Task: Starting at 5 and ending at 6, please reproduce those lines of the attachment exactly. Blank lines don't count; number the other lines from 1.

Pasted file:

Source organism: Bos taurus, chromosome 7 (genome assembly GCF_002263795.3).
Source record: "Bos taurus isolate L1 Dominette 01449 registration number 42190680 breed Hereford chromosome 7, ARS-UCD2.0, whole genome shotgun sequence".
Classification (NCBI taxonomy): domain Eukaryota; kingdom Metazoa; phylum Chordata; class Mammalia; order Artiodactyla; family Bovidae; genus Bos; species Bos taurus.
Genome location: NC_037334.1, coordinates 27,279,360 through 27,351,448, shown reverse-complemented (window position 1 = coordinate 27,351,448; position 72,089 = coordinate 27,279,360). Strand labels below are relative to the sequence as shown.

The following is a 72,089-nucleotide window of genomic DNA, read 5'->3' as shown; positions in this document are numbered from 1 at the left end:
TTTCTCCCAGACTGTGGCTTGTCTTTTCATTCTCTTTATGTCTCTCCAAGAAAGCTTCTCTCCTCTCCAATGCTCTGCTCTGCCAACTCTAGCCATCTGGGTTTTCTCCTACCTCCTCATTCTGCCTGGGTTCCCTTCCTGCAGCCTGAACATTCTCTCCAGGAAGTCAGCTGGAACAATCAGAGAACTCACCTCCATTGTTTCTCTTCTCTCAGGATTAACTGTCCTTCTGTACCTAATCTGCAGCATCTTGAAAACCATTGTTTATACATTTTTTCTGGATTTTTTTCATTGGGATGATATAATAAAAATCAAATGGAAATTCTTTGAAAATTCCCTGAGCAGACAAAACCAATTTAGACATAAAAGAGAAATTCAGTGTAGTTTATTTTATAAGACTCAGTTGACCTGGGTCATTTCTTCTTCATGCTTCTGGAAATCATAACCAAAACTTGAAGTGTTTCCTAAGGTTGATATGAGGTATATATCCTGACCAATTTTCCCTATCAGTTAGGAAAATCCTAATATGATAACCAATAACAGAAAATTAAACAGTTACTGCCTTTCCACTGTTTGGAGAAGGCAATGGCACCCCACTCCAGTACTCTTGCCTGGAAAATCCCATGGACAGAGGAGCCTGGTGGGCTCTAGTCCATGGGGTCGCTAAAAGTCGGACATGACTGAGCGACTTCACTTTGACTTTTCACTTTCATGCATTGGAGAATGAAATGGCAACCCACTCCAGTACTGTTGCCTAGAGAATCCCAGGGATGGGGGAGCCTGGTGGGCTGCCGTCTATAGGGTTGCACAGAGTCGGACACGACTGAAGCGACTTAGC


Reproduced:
The following is a 72,089-nucleotide window of genomic DNA, read 5'->3' as shown; positions in this document are numbered from 1 at the left end:
TTTCTCCCAGACTGTGGCTTGTCTTTTCATTCTCTTTATGTCTCTCCAAGAAAGCTTCTCTCCTCTCCAATGCTCTGCTCTGCCAACTCTAGCCATCTGGGTTTTCTCCTACCTCCTCATTCTGCCTGGGTTCCCTTCCTGCAGCCTGAACATTCTCTCCAGGAAGTCAGCTGGAACAATCAGAGAACTCACCTCCATTGTTTCTCTTCTCTCAGGATTAACTGTCCTTCTGTACCTAATCTGCAGCATCTTGAAAACCATTGTTTATACATTTTTTCTGGATTTTTTTCATTGGGATGATATAATAAAAATCAAATGGAAATTCTTTGAAAATTCCCTGAGCAGACAAAACCAATTTAGACATAAAAGAGAAATTCAGTGTAGTTTATTTTATAAGACTCAGTTGACCTGGGTCATTTCTTCTTCATGCTTCTGGAAATCATAACCAAAACTTGAAGTGTTTCCTAAGGTTGATATGAGGTATATATCCTGACCAATTTTCCCTATCAGTTAGGAAAATCCTAATATGATAACCAATAACAGAAAATTAAACAGTTACTGCCTTTCCACTGTTTGGAGAAGGCAATGGCACCCCACTCCAGTACTCTTGCCTGGAAAATCCCATGGACAGAGGAGCCTGGTGGGCTCTAGTCCATGGGGTCGCTAAAAGTCGGACATGACTGAGCGACTTCACTTTGACTTTTCACTTTCATGCATTGGAGAATGAAATGGCAACCCACTCCAGTACTGTTGCCTAGAGAATCCCAGGGATGGGGGAGCCTGGTGGGCTGCCGTCTATAGGGTTGCACAGAGTCGGACACGACTGAAGCGACTTAGC